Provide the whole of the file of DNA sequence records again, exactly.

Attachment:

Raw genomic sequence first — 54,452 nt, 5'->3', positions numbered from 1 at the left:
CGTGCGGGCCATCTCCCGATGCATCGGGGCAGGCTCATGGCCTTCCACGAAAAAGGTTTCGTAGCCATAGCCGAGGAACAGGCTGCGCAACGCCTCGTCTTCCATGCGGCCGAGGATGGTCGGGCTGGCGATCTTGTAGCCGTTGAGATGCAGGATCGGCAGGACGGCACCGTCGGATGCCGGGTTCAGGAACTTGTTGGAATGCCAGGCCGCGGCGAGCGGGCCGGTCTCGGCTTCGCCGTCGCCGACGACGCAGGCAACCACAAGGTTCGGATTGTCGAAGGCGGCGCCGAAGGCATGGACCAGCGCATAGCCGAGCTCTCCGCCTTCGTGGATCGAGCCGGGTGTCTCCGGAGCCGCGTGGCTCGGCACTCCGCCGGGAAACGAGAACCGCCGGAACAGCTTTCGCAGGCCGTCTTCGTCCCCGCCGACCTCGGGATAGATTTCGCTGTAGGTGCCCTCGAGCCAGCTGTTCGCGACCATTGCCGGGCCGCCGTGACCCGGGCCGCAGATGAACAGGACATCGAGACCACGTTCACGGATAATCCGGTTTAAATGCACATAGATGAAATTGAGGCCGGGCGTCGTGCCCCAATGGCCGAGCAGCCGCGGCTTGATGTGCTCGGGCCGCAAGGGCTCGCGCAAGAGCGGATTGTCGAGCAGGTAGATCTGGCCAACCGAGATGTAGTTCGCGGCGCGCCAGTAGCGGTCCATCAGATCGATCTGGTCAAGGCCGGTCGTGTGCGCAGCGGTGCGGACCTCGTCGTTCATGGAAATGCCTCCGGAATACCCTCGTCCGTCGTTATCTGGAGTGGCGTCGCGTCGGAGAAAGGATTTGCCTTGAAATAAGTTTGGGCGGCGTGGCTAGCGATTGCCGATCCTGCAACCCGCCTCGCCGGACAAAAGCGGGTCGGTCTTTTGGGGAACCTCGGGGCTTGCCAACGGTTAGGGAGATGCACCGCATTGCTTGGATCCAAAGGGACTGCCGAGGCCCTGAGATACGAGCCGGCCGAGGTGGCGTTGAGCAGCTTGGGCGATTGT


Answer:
Raw genomic sequence first — 54,452 nt, 5'->3', positions numbered from 1 at the left:
CGTGCGGGCCATCTCCCGATGCATCGGGGCAGGCTCATGGCCTTCCACGAAAAAGGTTTCGTAGCCATAGCCGAGGAACAGGCTGCGCAACGCCTCGTCTTCCATGCGGCCGAGGATGGTCGGGCTGGCGATCTTGTAGCCGTTGAGATGCAGGATCGGCAGGACGGCACCGTCGGATGCCGGGTTCAGGAACTTGTTGGAATGCCAGGCCGCGGCGAGCGGGCCGGTCTCGGCTTCGCCGTCGCCGACGACGCAGGCAACCACAAGGTTCGGATTGTCGAAGGCGGCGCCGAAGGCATGGACCAGCGCATAGCCGAGCTCTCCGCCTTCGTGGATCGAGCCGGGTGTCTCCGGAGCCGCGTGGCTCGGCACTCCGCCGGGAAACGAGAACCGCCGGAACAGCTTTCGCAGGCCGTCTTCGTCCCCGCCGACCTCGGGATAGATTTCGCTGTAGGTGCCCTCGAGCCAGCTGTTCGCGACCATTGCCGGGCCGCCGTGACCCGGGCCGCAGATGAACAGGACATCGAGACCACGTTCACGGATAATCCGGTTTAAATGCACATAGATGAAATTGAGGCCGGGCGTCGTGCCCCAATGGCCGAGCAGCCGCGGCTTGATGTGCTCGGGCCGCAAGGGCTCGCGCAAGAGCGGATTGTCGAGCAGGTAGATCTGGCCAACCGAGATGTAGTTCGCGGCGCGCCAGTAGCGGTCCATCAGATCGATCTGGTCAAGGCCGGTCGTGTGCGCAGCGGTGCGGACCTCGTCGTTCATGGAAATGCCTCCGGAATACCCTCGTCCGTCGTTATCTGGAGTGGCGTCGCGTCGGAGAAAGGATTTGCCTTGAAATAAGTTTGGGCGGCGTGGCTAGCGATTGCCGATCCTGCAACCCGCCTCGCCGGACAAAAGCGGGTCGGTCTTTTGGGGAACCTCGGGGCTTGCCAACGGTTAGGGAGATGCACCGCATTGCTTGGATCCAAAGGGACTGCCGAGGCCCTGAGATACGAGCCGGCCGAGGTGGCGTTGAGCAGCTTGGGCGATTGT